Quality-of-life assessment in gynecologic surgery

John A. Rock

Research output: Contribution to journalReview articlepeer-review

19 Scopus citations


More than 90% of gynecologic surgery is performed for nonmalignant conditions, with a major objective of improving the patient's health-related quality of life (QOL). Clinical studies and patient surveys demonstrate that fatigue, diminished energy levels, increased need for rest, delayed time to return to work, difficulty performing daily routines, and difficulty caring for family and home persist for weeks to months or more following surgery. The social and economic implications of these outcomes provide a rationale for improving the QOL of gynecologic patients in the early weeks of recovery from surgery. Persistent and debilitating fatigue, which can lead to diminished QOL, is even more common than pain following hysterectomy. Global and specific subjective self-assessment instruments have been developed to measure fatigue as well as QOL parameters in postoperative gynecologic surgery patients. In addition, a QOL instrument combining both subjective self-assessment scales and objective measures of hemoglobin, hematocrit and muscle strength has been validated in postoperative orthopedic patients and may also have application in gynecologic surgery patients. Collectively, these various instruments may be useful in the assessment of recuperative power and vitality during early postoperative recovery in patients undergoing gynecologic surgery.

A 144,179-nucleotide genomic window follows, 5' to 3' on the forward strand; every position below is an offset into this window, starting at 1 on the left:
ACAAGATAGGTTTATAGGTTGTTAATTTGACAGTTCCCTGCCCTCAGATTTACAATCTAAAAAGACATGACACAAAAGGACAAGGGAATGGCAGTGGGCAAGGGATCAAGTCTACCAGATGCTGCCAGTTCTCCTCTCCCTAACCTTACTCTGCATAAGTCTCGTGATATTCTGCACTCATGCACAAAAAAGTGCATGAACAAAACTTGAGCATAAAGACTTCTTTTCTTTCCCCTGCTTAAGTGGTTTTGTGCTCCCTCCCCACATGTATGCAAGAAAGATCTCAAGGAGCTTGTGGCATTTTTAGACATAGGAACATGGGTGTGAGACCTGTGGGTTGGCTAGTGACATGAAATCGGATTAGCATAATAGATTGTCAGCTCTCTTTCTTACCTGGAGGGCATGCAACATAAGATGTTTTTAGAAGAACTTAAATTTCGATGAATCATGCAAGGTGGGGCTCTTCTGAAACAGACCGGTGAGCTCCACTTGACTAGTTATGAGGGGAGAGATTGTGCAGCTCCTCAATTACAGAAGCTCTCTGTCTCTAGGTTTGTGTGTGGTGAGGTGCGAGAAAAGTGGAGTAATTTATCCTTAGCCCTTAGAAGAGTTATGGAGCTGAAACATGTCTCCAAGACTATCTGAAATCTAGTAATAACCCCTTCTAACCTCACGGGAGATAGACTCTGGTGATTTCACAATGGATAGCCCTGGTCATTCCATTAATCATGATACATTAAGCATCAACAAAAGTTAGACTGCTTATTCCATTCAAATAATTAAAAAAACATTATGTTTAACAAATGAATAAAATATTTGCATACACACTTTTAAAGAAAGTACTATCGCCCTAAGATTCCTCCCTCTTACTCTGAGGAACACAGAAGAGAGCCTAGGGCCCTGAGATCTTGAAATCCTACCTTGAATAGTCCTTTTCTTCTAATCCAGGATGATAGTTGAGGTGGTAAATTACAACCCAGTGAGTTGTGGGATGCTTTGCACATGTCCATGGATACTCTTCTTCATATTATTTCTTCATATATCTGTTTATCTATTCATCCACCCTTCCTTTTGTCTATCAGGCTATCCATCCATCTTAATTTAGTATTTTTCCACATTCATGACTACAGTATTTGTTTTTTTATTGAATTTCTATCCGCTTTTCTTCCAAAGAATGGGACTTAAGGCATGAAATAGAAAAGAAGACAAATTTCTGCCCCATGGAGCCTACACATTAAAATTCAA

Original languageBritish English
Pages (from-to)515-519
Number of pages5
JournalJournal of Reproductive Medicine for the Obstetrician and Gynecologist
Issue number5 SUPPL.
StatePublished - May 2001


  • Fatigue
  • Gynecologic surgical procedures
  • Quality of life


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